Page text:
2008 Holden Sportwagon SS review & road test
Stylish, Spacious, Comfortable, Drivetrain, Practical
Brakes a bit weak, Fuel consumption
CarAdvice Rating: (3.5/5)
So, the family needs a bit of urge. What do you buy? You could go out and buy another SUV, use it on the blacktop and never let its transmission work out what off-roading feels like.
I feel for those poor Haldex-style systems. Waiting to be used, and never realising their full potential. Rather than waste fuel lugging around pieces of the car which don't ever get worked, why not dispense with the madness and just buy a stationwagon.
"A wagon?" I hear you cry. Well, it's not an iPhone-esque yuppie chew toy like the faux-four-wheelies we see everywhere these days. However it's spacious, practical, more wieldy, and just as safe.
These days, too, it's also a design you'd be happy to be seen in. In the instance of the Holden Commodore Sportwagon it no longer looks like a rep's car, either, and it doesn't look like a hearse. In SS form, the Sportwagon, in this testers eyes at least, is quite an attractive vehicle.
It's not exactly dangerous, however it is a bit disconcerting. It's also one of two real issues with this car, the other is the brakes.
In normal, day to day, stop start traffic they're fine. Pedal feel is pretty good, progression is alright, except there's not a lot of grab up front. You need to push a bit to get any result. However, one or two hard stops at freeway or highway speed and you can feel them fading off pretty quickly. A simple change of pad compound would probably help here, especially when the weight of this car is getting close to 1.9-tonnes.
Certainly on long sweeping country roads, the SS Sportwagon holds its own quite well. High speed stability is very good, too, which is reassuring if you're hauling the wife and kids across the outback.
The seats bound in leather are very comfortable though, and with the bolstering, are quite nice in comparison to other wagon's lower down in the range. We must also make mention of the Bluetooth.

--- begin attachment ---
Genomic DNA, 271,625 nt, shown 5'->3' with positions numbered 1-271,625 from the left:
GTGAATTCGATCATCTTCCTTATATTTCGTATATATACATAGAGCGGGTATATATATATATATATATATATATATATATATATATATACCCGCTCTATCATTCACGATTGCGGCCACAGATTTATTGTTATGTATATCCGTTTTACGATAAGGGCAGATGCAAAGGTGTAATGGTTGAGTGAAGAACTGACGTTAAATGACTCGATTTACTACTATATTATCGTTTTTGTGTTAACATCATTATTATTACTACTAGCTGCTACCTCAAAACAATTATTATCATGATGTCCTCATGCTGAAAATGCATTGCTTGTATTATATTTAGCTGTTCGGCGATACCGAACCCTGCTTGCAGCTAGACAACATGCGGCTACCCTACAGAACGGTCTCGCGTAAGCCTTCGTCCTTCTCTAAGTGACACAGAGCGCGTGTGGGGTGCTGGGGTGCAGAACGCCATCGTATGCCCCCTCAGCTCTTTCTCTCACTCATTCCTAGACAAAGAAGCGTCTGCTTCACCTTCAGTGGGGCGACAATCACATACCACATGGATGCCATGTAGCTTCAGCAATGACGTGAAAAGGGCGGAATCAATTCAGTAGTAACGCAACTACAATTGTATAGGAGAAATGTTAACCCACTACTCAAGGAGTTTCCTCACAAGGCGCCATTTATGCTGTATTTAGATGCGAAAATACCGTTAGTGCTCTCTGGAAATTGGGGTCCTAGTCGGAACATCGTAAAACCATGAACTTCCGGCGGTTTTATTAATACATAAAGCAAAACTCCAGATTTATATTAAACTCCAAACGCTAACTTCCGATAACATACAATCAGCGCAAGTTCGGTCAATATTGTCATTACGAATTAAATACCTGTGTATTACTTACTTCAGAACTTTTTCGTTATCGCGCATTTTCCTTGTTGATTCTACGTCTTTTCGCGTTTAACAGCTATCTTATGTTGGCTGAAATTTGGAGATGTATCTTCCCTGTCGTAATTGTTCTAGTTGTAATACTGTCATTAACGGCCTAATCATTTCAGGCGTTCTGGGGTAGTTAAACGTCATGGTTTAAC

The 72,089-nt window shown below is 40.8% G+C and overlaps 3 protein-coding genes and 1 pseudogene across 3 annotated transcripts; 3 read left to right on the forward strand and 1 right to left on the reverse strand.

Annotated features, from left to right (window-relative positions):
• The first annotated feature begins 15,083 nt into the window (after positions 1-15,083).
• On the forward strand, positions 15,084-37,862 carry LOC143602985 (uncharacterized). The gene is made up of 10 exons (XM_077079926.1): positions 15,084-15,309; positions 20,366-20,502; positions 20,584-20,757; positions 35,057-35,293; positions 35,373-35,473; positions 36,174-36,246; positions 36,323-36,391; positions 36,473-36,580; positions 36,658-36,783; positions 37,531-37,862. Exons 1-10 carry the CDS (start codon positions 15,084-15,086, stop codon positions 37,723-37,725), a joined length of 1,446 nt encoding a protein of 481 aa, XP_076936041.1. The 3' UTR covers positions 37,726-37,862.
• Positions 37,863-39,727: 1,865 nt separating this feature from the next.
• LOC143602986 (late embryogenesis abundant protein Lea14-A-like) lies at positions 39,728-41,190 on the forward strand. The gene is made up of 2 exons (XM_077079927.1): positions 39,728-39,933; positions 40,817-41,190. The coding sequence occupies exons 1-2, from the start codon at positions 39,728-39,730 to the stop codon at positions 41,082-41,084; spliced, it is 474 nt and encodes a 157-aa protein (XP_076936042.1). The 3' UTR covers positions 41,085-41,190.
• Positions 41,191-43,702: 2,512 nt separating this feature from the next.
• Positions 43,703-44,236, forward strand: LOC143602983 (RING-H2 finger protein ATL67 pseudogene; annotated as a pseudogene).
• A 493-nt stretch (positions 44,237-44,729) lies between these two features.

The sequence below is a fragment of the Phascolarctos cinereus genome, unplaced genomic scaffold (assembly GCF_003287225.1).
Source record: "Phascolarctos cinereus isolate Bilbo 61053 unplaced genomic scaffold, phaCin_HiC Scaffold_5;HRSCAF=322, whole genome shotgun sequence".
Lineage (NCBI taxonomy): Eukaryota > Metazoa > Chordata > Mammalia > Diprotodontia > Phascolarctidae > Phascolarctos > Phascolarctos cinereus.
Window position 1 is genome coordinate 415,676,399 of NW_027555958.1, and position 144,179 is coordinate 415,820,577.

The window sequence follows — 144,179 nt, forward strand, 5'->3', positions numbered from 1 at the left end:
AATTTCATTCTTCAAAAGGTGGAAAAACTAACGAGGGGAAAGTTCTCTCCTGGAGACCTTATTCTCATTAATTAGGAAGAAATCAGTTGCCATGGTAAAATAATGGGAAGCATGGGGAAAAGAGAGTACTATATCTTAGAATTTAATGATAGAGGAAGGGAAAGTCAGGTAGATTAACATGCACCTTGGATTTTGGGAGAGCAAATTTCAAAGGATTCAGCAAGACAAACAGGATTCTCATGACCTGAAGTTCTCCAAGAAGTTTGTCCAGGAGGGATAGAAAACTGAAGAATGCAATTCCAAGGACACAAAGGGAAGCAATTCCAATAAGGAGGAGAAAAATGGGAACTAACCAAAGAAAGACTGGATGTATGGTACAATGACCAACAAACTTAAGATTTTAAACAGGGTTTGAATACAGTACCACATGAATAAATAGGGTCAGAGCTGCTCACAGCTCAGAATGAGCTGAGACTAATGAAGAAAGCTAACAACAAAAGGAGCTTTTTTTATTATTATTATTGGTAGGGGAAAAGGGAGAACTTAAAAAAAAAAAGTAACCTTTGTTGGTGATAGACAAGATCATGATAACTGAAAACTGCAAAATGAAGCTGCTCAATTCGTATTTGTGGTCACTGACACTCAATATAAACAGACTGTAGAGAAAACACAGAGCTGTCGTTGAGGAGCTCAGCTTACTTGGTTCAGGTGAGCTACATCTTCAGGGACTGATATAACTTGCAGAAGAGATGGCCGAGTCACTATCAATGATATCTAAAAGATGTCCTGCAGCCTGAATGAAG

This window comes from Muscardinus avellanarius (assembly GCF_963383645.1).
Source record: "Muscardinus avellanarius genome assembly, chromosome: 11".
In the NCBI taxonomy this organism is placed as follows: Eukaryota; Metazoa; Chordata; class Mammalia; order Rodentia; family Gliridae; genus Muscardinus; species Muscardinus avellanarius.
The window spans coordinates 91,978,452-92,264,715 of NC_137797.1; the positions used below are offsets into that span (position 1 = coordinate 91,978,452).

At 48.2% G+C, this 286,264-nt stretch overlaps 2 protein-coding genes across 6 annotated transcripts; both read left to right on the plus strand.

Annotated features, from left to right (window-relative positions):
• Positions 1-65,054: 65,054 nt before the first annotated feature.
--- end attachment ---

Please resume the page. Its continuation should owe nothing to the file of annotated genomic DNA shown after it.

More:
Jumping in and out of press cars every week, you get to see how long it takes to hook up your Bluetooth. In some cars you end up giving up - the Volvo V70 is a good example - and in others it takes a good five minutes to pair, enter the codes and wait for the system to realise the phone is there.
Not so, the SS Sportwagon. There's no need to switch the Bluetooth on in the car - it's permanently activated. So, hop in, ask your phone to find the device, enter the code, and you're done. It took us all of about 15 seconds. It's also very clear.
If you've got a budget for fuel (as this motor can be VERY thirsty with an enthusiastic right hoof - think 18's and above), the SS Sportwagon is a nice package. It's not perfect - no Australian car ever is - but there are things you can be fond of.
The engine makes such a good, deep, rumbly V8 noise that it's hard not to take an instant liking to it. It gets up and goes for such a heavy car. It's smooth, comfortable, spacious, rides quite well on 18s, and handles reasonably, too.
Here's what the SS Sportwagon boils down to: If the family's got the urge to feel a surge, then you're going to have to splurge.
CarAdvice Overall Rating:
How does it Drive:
How does it Look:
How does it Go:
• Engine: 5967cc V8
• Power: 270kW @ 5700rpm
• Torque: 530Nm @ 4400rpm
• Induction: Naturally aspirated, multipoint injection
• Transmission: Six-speed automatic
• Top Speed: 250km/h (electronically limited)
• 0-100km/h: 6.0 seconds
• 0-400m: 14.4 seconds
• Driven Wheels: Rear
• Weight: 1875kg
• Fuel Type: 91-98RON petrol
Fuel Tank Capacity: 73 litres
• Fuel Consumption: 13.8 litres per 100km (Combined - Holden's figure)
• Safety: ESC with TCS, front, side & curtain airbags
• Spare Wheel: Space saver
• Turning Circle: 11.4 metres
• Warranty: 3 years/unlimited kms